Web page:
Sons as heroes Maybe it is the Harry Potter effect, but a startling number of young men play leading roles in this month’s list. For openers, there’s the estranged teenage son in Eleanor Kuhns’s striking historical debut, A Simple Murder. There’s also the victim’s brave stepson in Linda Rodriguez’s Every Last Secret. Two novels feature their respective heroes’ sons: Lyndon Stacey’s No Holds Barred and Jon Talton’s Powers of Arrest. Conor Fitzgerald introduces young lions being groomed for Mafia-style leadership roles in the chilling The Namesake. To avoid spoilers, I won’t hint at which sons turn out to be villains, but know they are represented too.
So the rule of thumb is: you can go home again, but it’ll cost you. Several of our protagonists dig out long-held secrets while solving crimes. Dip into Daniel Friedman’s dynamic Don’t Ever Get Old, Bryan Gruley’s haunting The Skeleton Box, and Victoria Hamilton’s warm A Deadly Grind if you enjoy historical context mixed in with your sleuthing.
If you seek a little academic flavoring, several authors can show you a less savory side of the ivory tower. M.J. Trow returns to Elizabethan-era Cambridge with his Christopher Marlowe series entry Silent Court. On the contemporary campus scene, Terri Thayer wades into drug busts and protest marches in her topical Monkey Wrench,Jon Talton confronts a serial killer stalking a college campus in Powers of Arrest; and Linda Rodriguez grapples with a campus rife with scandal in the aforementioned Every Last Secret.
On a final note, four-footed assistants abound this time. I’m talking horses here. Try Cher Fischer’s Falling into Green for a horse whisperer, Lyndon Stacey’s No Holds Barred for reliable transport, and back to Kuhns (again!) for motive in A Simple Murder. If you’d prefer some helpful dogs, see Stacey’s title as well as Bailey Cates’s cozy paranormal, Brownies and Broomsticks.
OUT AND ABOUT
Take a little staycation and zip over to Crimefest’s conference website, www.crimefest.com. The international crime fiction conference, to be held in Bristol, England from May 24‚ 27, has only been around for five years, which makes it fresh and a bit unpredictable. The site is chock-full of attendees, award nominees, and award winners from the past. Particularly notable is the list of audiobook nominees and winners, a great checklist for downloadable titles and books on CD.
The channel surfers among us can settle in with the new season of PBS’s Masterpiece Mystery! Sherlock, the show’s contemporary version of Sherlock Holmes, will be airing all May. Brace yourself for renewed interest in Colin Dexter’s Inspector Morse series; the prequel, entitled Endeavour, airs in July. Think how smug you’ll feel when readers query you about Constable Morse.
DEBUT OF THE MONTH
Kuhns, Eleanor. A Simple Murder. Minotaur: St. Martin’s. May 2012. c.336p. ISBN 9781250005533. $24.99. M
Will Rees, a Revolutionary War veteran, fled his sorrow over his wife’s death by becoming a traveling weaver. Leaving his son David in the care of his sister’s family while they ran his farm seemed like a reasonable arrangement, but he learns that David has run away and joined a Shaker community in Maine. Will heads there in hopes of reconnecting with his adolescent son. The Shakers let him stay, mostly because a shocking murder has just shaken the community and they need his help investigating it. Lydia, a former member, agrees to chaperone him and soon becomes his investigative partner. Will, Lydia, and David finally discern a pattern in the puzzling disappearances of people and horses. When the musket balls start flying, Will knows his instincts are correct. VERDICT Librarian Kuhns’s closed-room mystery is refreshingly original, both for its setting and time period. In keeping with her protagonist’s profession, Kuhns weaves together disparate threads into a beautiful finished piece. She’s this year’s winner of the Mystery Writers of America/Minotaur Books First Crime Novel competition. [See Prepub Alert, 3/21/12; see also Q&A with Kuhns on p.70‚ Ed.]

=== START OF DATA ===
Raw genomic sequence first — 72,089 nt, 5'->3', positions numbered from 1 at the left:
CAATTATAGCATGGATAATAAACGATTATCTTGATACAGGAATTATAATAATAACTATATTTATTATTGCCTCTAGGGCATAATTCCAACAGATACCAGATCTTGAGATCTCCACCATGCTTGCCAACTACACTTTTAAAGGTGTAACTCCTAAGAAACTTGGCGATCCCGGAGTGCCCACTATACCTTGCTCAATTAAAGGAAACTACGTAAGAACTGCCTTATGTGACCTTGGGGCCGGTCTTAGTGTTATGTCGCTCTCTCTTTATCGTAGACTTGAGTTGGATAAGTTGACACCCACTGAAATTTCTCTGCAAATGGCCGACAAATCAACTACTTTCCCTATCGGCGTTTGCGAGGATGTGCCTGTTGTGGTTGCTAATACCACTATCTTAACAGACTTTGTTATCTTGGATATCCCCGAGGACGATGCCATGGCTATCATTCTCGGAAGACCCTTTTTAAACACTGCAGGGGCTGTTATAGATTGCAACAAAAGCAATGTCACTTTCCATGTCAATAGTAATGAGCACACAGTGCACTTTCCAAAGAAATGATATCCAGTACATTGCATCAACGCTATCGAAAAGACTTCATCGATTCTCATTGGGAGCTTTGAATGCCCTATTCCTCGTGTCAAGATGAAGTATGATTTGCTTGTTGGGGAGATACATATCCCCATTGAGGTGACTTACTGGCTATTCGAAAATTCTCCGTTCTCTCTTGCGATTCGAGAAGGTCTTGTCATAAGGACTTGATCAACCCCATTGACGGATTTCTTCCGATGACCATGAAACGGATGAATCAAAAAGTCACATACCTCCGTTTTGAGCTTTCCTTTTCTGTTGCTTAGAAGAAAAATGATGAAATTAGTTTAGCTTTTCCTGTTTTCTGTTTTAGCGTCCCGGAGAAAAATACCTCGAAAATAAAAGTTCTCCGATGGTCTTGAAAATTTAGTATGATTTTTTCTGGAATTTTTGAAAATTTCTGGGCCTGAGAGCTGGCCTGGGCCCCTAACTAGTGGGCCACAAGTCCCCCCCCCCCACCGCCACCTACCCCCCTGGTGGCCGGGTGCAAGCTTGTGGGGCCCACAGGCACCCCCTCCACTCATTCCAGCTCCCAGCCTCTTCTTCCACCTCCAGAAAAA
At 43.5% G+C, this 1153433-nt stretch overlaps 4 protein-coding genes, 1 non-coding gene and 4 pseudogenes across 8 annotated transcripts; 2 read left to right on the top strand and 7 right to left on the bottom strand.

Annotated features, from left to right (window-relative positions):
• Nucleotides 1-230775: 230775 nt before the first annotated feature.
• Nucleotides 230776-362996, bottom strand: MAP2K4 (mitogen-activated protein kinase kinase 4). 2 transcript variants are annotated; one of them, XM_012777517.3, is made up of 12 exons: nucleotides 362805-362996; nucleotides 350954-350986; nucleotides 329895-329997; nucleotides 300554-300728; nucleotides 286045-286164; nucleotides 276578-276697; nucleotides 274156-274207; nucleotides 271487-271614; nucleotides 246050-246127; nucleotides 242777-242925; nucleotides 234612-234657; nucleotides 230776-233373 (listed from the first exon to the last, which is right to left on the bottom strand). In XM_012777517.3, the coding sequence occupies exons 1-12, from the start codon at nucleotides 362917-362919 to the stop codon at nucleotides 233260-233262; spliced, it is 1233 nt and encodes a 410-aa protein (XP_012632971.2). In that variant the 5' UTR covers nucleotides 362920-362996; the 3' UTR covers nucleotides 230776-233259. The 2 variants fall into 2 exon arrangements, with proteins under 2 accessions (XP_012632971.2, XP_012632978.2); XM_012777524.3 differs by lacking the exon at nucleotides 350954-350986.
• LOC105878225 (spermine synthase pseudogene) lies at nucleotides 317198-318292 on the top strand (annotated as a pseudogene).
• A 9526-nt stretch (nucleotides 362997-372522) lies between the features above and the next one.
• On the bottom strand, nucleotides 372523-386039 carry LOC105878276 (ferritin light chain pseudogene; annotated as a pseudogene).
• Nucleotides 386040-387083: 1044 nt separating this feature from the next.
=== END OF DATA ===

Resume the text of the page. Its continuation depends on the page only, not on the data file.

Fitzgerald, Conor. The Namesake: A Commissario Alec Blume Novel. Bloomsbury, dist. by Macmillan. Jun. 2012. c.368p. ISBN 9781608198450. $25. M
Milanese actuary Matteo Arconti was kidnapped and killed simply because his name was the same as that of a Rome-based magistrate. He was executed as a warning to government officials to butt out of organized crime activities. But the magistrate can’t resist pushing back, and he wants Commissario Blume in Calabria, where the movers and shakers of Italian organized crime will convene the next week. So Blume takes on an undercover role, leaving Caterina, his deputy and girlfriend, in a bind with a tangentially related case. Blume’s situation looks dire when the ‘Ndrangheta crime organization kidnaps him. VERDICT Shifting points of view and locales help clarify a complex storyline and alert readers to an interconnectedness that the police can’t hope to see. Fitzgerald’s feat of blending Italy’s storied past with a contemporary thriller is done extraordinarily well. The third in this exciting series (after The Fatal Touch) juggles multiple storylines and deepens readers’ understanding of Alec and Caterina. If your readers loved Michael Dibdin’s Aurelio Zen series, get them started on this one. [See Prepub Alert, 3/21/12.]
Friedman, Daniel. Don’t Ever Get Old. Minotaur: St. Martin’s. May 2012. c.304p. ISBN 9780312606930. $24.99. M